World's largest hedge fund is reportedly betting on a sell-off, but founder Ray Dalio denies it
- The Wall Street Journal report says the bet uses put options assembled over months by Goldman Sachs and Morgan Stanley.
- The reported wager placed by Ray Dalio's Bridgewater Associates would pay off for the firm if either the S&P 500 or the Euro Stoxx 50 (or both) decline.
- Dalio later denied the WSJ report on social media: "It’s wrong. I want to make clear that we don’t have any such net bet that the stock market will fall."
The largest hedge fund in the world has reportedly staked more than $1 billion that global equity markets will fall during the next three months.
The wager placed by Ray Dalio's Bridgewater Associates would pay off for the firm if either the S&P 500 or the Euro Stoxx 50 or both decline, people familiar with the matter told The Wall Street Journal.
Dalio, however, took to social media later on Friday to dispute the report, saying on Twitter that "It’s wrong. I want to make clear that we don’t have any such net bet that the stock market will fall."
"I believe that we are now living in a world in which sensationalistic headlines are what many writers want above all else, even if the facts don't square w/ the headlines," he added. "You can believe me or you can believe The WSJ writer."
Wall Street Journal spokesman Steve Severinghaus defended the paper's reporting in a statement to CNBC:
"The Journal's article is based on interviews with multiple sources and we stand by the conclusions we reported," Severinghaus said in an email.
"The article does not report, as Mr. Dalio says, that Bridgewater has a 'net' bearish position on the stock market. The article made clear that the trade could be a hedge for the firm's significant long exposure to equity markets, among other possibilities," he added.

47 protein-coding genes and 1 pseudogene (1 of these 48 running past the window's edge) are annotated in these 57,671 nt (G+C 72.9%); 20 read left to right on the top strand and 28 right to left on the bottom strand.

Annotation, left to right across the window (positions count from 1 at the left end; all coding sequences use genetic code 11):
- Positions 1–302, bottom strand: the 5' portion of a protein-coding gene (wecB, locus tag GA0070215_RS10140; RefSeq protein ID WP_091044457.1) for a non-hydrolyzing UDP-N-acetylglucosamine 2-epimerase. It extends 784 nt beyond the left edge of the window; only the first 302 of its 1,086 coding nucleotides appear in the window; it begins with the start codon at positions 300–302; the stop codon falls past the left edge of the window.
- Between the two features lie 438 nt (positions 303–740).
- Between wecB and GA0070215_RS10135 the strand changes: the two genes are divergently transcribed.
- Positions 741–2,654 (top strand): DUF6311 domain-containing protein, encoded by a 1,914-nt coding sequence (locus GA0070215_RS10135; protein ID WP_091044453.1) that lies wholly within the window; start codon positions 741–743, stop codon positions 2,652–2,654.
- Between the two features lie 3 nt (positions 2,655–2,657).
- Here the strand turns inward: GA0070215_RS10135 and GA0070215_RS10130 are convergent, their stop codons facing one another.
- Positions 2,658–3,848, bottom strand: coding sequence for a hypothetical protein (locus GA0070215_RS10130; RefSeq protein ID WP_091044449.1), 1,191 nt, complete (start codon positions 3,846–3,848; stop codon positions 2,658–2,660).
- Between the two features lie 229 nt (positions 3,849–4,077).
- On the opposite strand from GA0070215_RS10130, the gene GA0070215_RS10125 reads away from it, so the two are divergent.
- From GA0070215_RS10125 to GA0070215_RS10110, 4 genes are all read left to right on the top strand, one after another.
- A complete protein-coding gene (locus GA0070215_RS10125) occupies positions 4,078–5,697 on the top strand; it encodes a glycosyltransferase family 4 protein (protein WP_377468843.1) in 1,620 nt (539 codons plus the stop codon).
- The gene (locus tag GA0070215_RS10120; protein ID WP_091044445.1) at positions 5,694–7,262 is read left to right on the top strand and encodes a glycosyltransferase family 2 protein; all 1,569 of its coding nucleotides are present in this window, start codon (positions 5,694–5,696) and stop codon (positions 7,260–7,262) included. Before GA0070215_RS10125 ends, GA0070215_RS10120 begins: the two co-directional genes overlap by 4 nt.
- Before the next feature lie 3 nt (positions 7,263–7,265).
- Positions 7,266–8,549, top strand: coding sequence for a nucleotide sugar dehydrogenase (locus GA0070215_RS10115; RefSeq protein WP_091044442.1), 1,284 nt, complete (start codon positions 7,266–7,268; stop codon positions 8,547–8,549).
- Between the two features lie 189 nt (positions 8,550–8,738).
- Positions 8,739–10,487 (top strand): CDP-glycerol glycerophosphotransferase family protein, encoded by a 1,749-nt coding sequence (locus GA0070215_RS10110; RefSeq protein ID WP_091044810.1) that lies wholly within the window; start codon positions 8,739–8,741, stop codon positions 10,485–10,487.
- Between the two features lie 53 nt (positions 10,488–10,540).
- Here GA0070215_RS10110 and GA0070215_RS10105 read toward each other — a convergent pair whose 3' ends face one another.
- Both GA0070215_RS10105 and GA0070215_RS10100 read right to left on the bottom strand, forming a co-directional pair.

The Journal said in its initial report that the bet uses put options — assembled over months by Goldman Sachs and Morgan Stanley — that give investors the option of selling stocks at a predetermined price by a given date.
The firm paid about $1.5 billion for the contracts, about 1% of Bridgewater's $150 billion in total assets under management, the report said.
"Though we won't comment on our specific positions we do want to make two things clear," Bridgewater said in a statement to CNBC. "First, the way we manage money is to have many interrelated positions, often to hedge other positions, and these change often, so that it would be a mistake to look at any one position at any one time to try to deduce the motivation behind that position."
"Second, we have no positions that are intended to either hedge or bet on any potential political developments in the U.S.," the firm added. Though Bridgewater wouldn't confirm the motivation behind the bearish bet, many investment strategists and investors alike have grown wary in recent weeks as all three U.S. equity indexes clinched new all-time highs.
The records have come despite what many have categorized as decent-at-best trade developments between the U.S. and China, with both nations still haggling over a preliminary agreement.
Doubts about a trade truce have crept higher over the last week, especially on the heels of the U.S. Senate's unanimous vote on Tuesday to support Hong Kong's anti-government protesters. China, in response, said the U.S. was interfering in internal affairs.
The bond market, however, appears to have already priced in diminished prospects for a deal as October's marked uptick in yields has given way to a partial retracement in November. The Dow Jones Industrial Average fell as much as 258 points on Wednesday after Reuters quoted sources as saying a trade deal may not be completed by the end of this year.
Dalio has been less than rosy in his projections for future relations between Washington and Beijing.
"There is a trade war, there is a technology war, there is a geopolitical war, and there could be capital wars. And how that's approached is going to determine what our futures are like," Bridgewater's billionaire founder said last week.
"I honestly don't know how it will be approached. We want to be optimistic," he added.
— Click here for the original Wall Street Journal report.
— CNBC's Leslie Picker contributed to this report.